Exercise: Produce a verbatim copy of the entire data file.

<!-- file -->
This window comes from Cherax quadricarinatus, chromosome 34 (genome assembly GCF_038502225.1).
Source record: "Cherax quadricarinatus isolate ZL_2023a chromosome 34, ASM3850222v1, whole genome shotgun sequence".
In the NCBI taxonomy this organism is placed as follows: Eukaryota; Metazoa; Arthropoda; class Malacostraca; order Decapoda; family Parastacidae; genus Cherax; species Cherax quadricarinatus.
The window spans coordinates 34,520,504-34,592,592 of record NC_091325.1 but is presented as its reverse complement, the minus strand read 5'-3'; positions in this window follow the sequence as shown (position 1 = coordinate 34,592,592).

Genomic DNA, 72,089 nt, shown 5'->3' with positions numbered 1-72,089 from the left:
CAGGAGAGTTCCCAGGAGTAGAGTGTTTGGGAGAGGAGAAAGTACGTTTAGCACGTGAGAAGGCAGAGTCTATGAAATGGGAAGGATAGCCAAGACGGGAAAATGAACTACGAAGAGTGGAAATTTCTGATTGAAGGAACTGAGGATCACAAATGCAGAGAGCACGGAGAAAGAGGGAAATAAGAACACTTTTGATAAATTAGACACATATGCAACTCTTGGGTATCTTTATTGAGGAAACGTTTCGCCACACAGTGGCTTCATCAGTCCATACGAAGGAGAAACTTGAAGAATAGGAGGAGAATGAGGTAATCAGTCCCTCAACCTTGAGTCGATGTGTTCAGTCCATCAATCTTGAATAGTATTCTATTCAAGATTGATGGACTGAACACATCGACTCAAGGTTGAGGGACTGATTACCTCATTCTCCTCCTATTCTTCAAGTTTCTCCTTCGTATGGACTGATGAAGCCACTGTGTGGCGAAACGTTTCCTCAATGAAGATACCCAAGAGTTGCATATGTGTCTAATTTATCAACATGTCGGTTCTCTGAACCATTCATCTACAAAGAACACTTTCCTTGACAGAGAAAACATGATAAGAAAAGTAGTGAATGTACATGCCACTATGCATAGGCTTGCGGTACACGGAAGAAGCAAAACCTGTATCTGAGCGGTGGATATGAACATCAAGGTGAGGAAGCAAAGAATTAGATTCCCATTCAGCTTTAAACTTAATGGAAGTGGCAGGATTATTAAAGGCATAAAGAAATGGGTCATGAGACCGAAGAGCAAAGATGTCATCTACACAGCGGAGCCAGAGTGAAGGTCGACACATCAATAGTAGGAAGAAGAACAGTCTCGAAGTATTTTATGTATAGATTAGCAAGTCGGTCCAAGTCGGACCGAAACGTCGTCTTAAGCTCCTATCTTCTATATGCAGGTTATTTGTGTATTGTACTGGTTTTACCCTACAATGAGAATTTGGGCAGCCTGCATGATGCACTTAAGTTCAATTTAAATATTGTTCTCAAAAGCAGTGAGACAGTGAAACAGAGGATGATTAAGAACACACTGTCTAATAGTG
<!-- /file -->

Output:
This window comes from Cherax quadricarinatus, chromosome 34 (genome assembly GCF_038502225.1).
Source record: "Cherax quadricarinatus isolate ZL_2023a chromosome 34, ASM3850222v1, whole genome shotgun sequence".
In the NCBI taxonomy this organism is placed as follows: Eukaryota; Metazoa; Arthropoda; class Malacostraca; order Decapoda; family Parastacidae; genus Cherax; species Cherax quadricarinatus.
The window spans coordinates 34,520,504-34,592,592 of record NC_091325.1 but is presented as its reverse complement, the minus strand read 5'-3'; positions in this window follow the sequence as shown (position 1 = coordinate 34,592,592).

Genomic DNA, 72,089 nt, shown 5'->3' with positions numbered 1-72,089 from the left:
CAGGAGAGTTCCCAGGAGTAGAGTGTTTGGGAGAGGAGAAAGTACGTTTAGCACGTGAGAAGGCAGAGTCTATGAAATGGGAAGGATAGCCAAGACGGGAAAATGAACTACGAAGAGTGGAAATTTCTGATTGAAGGAACTGAGGATCACAAATGCAGAGAGCACGGAGAAAGAGGGAAATAAGAACACTTTTGATAAATTAGACACATATGCAACTCTTGGGTATCTTTATTGAGGAAACGTTTCGCCACACAGTGGCTTCATCAGTCCATACGAAGGAGAAACTTGAAGAATAGGAGGAGAATGAGGTAATCAGTCCCTCAACCTTGAGTCGATGTGTTCAGTCCATCAATCTTGAATAGTATTCTATTCAAGATTGATGGACTGAACACATCGACTCAAGGTTGAGGGACTGATTACCTCATTCTCCTCCTATTCTTCAAGTTTCTCCTTCGTATGGACTGATGAAGCCACTGTGTGGCGAAACGTTTCCTCAATGAAGATACCCAAGAGTTGCATATGTGTCTAATTTATCAACATGTCGGTTCTCTGAACCATTCATCTACAAAGAACACTTTCCTTGACAGAGAAAACATGATAAGAAAAGTAGTGAATGTACATGCCACTATGCATAGGCTTGCGGTACACGGAAGAAGCAAAACCTGTATCTGAGCGGTGGATATGAACATCAAGGTGAGGAAGCAAAGAATTAGATTCCCATTCAGCTTTAAACTTAATGGAAGTGGCAGGATTATTAAAGGCATAAAGAAATGGGTCATGAGACCGAAGAGCAAAGATGTCATCTACACAGCGGAGCCAGAGTGAAGGTCGACACATCAATAGTAGGAAGAAGAACAGTCTCGAAGTATTTTATGTATAGATTAGCAAGTCGGTCCAAGTCGGACCGAAACGTCGTCTTAAGCTCCTATCTTCTATATGCAGGTTATTTGTGTATTGTACTGGTTTTACCCTACAATGAGAATTTGGGCAGCCTGCATGATGCACTTAAGTTCAATTTAAATATTGTTCTCAAAAGCAGTGAGACAGTGAAACAGAGGATGATTAAGAACACACTGTCTAATAGTG